Using advanced remote-sensing techniques from a U-2 surveillance plane and field studies, scientists from the Carnegie Institution Department of Global Ecology have for the first time determined large-scale interactions between ecosystems and the climate during the process of desertification. The study, to be published in the January 2005 issue of Global Change Biology, is a milestone both for the new methods employed and for understanding what is happening as agricultural and grazing lands change into desert--a top environmental worry of the United Nations.
"Grazing is the major form of land use on the planet, with the dry, semi-arid, and sub-humid regions supporting most of it throughout the world," explained Dr. Gregory Asner, lead author at Carnegie. "Some of these regions are turning into unusable desert so quickly that the United Nations has put the problem at the top of its environmental agenda. The challenge for science--to understand what is happening to ecosystems during desertification--has been enormous because the areas are so vast it is impossible to study the processes at the field level alone. Our five-year project in the Northern Chihuahua region of New Mexico has successfully shown how the NASA Airborne Visible and Infrared Imaging Spectrometer (AVIRIS), aboard a NASA U-2, can be used to analyze the vegetation and soil changes in response to rain variation over large areas. I believe that the technique could become a standard for future global desertification studies."
Typically, remote-sensing for ecological research looks at the greenness of the top layer of vegetation, which is used to determine the amount of plant growth, or net primary production (NPP). NPP data are useful for understanding the global carbon cycle as plants breath in and lock up the greenhouse gas CO2 . NPP data, though, are not as important as are the changes in the type and distribution of vegetation as an area transitions into desert. Using the (AVIRIS), the scientists are able to analyze the physical structure of ecosystems including the live and dead plants. The data are viewed in 3-dimensions at very high resolution and can give a much broader picture of the processes at work, including carbon cycling and other chemical and biological activities.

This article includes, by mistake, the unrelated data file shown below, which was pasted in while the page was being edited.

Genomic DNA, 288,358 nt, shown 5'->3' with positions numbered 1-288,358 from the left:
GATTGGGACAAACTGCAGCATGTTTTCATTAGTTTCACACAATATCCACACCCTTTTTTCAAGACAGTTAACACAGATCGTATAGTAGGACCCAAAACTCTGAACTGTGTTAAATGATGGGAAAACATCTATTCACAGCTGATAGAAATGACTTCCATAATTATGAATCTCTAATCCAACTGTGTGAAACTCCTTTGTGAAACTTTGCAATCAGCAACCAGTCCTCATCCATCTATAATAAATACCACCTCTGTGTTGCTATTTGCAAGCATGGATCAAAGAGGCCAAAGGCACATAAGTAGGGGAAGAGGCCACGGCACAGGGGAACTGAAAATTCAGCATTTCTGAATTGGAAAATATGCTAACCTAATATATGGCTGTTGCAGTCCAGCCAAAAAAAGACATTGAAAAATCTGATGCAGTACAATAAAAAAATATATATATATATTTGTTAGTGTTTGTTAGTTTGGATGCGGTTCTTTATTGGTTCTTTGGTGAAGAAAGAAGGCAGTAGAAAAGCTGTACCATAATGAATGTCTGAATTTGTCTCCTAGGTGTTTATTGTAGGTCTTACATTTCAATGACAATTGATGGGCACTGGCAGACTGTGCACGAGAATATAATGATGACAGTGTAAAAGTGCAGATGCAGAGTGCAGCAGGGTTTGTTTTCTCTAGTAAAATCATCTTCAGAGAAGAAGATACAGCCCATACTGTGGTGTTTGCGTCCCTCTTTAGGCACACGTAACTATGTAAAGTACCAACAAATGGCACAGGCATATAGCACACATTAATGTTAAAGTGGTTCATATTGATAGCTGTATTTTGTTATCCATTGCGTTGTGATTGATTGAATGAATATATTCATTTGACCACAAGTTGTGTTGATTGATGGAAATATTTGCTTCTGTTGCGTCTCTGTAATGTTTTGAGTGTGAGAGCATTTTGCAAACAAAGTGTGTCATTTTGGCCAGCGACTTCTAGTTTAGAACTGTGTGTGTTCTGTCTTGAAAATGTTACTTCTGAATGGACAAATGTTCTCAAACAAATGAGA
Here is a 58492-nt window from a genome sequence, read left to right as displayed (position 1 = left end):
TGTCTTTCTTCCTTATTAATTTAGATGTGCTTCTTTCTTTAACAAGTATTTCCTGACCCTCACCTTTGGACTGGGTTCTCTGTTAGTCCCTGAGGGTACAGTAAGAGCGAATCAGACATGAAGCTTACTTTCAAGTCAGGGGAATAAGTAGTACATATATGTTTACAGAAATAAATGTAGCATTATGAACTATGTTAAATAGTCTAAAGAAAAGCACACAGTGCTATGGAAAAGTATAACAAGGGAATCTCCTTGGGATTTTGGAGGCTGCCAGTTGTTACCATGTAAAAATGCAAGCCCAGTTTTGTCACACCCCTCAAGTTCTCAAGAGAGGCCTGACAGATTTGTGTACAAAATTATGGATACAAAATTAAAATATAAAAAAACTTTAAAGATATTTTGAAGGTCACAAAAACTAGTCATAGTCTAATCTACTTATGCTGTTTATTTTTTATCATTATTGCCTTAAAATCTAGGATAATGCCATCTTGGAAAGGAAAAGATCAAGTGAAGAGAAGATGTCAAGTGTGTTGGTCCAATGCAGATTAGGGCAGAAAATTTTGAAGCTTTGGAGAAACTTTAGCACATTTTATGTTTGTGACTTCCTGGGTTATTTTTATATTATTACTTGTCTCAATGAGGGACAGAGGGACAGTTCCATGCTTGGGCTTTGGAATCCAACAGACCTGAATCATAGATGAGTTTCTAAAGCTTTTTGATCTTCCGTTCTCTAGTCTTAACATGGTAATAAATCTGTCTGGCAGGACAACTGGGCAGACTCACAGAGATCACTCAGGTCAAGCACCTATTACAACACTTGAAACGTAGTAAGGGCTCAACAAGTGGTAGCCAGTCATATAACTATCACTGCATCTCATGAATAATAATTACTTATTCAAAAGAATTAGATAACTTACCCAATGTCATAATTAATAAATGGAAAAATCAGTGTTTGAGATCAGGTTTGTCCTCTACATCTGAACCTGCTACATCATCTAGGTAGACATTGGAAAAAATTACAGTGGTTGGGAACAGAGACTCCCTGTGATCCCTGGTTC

Gregory Asner | EurekAlert!
Dispersal of Fish Eggs by Water Birds – Just a Myth?
19.02.2018 | Universität Basel
Removing fossil fuel subsidies will not reduce CO2 emissions as much as hoped
08.02.2018 | International Institute for Applied Systems Analysis (IIASA)
For the first time, a team of researchers at the Max-Planck Institute (MPI) for Polymer Research in Mainz, Germany, has succeeded in making an integrated circuit (IC) from just a monolayer of a semiconducting polymer via a bottom-up, self-assembly approach.
In the self-assembly process, the semiconducting polymer arranges itself into an ordered monolayer in a transistor. The transistors are binary switches used...
Breakthrough provides a new concept of the design of molecular motors, sensors and electricity generators at nanoscale
Researchers from the Institute of Organic Chemistry and Biochemistry of the CAS (IOCB Prague), Institute of Physics of the CAS (IP CAS) and Palacký University...
For photographers and scientists, lenses are lifesavers. They reflect and refract light, making possible the imaging systems that drive discovery through the microscope and preserve history through cameras.
But today's glass-based lenses are bulky and resist miniaturization. Next-generation technologies, such as ultrathin cameras or tiny microscopes, require...
Scientists from the University of Zurich have succeeded for the first time in tracking individual stem cells and their neuronal progeny over months within the intact adult brain. This study sheds light on how new neurons are produced throughout life.
The generation of new nerve cells was once thought to taper off at the end of embryonic development. However, recent research has shown that the adult brain...
Theoretical physicists propose to use negative interference to control heat flow in quantum devices. Study published in Physical Review Letters
Quantum computer parts are sensitive and need to be cooled to very low temperatures. Their tiny size makes them particularly susceptible to a temperature...
15.02.2018 | Event News
13.02.2018 | Event News
12.02.2018 | Event News
19.02.2018 | Materials Sciences
19.02.2018 | Materials Sciences
19.02.2018 | Life Sciences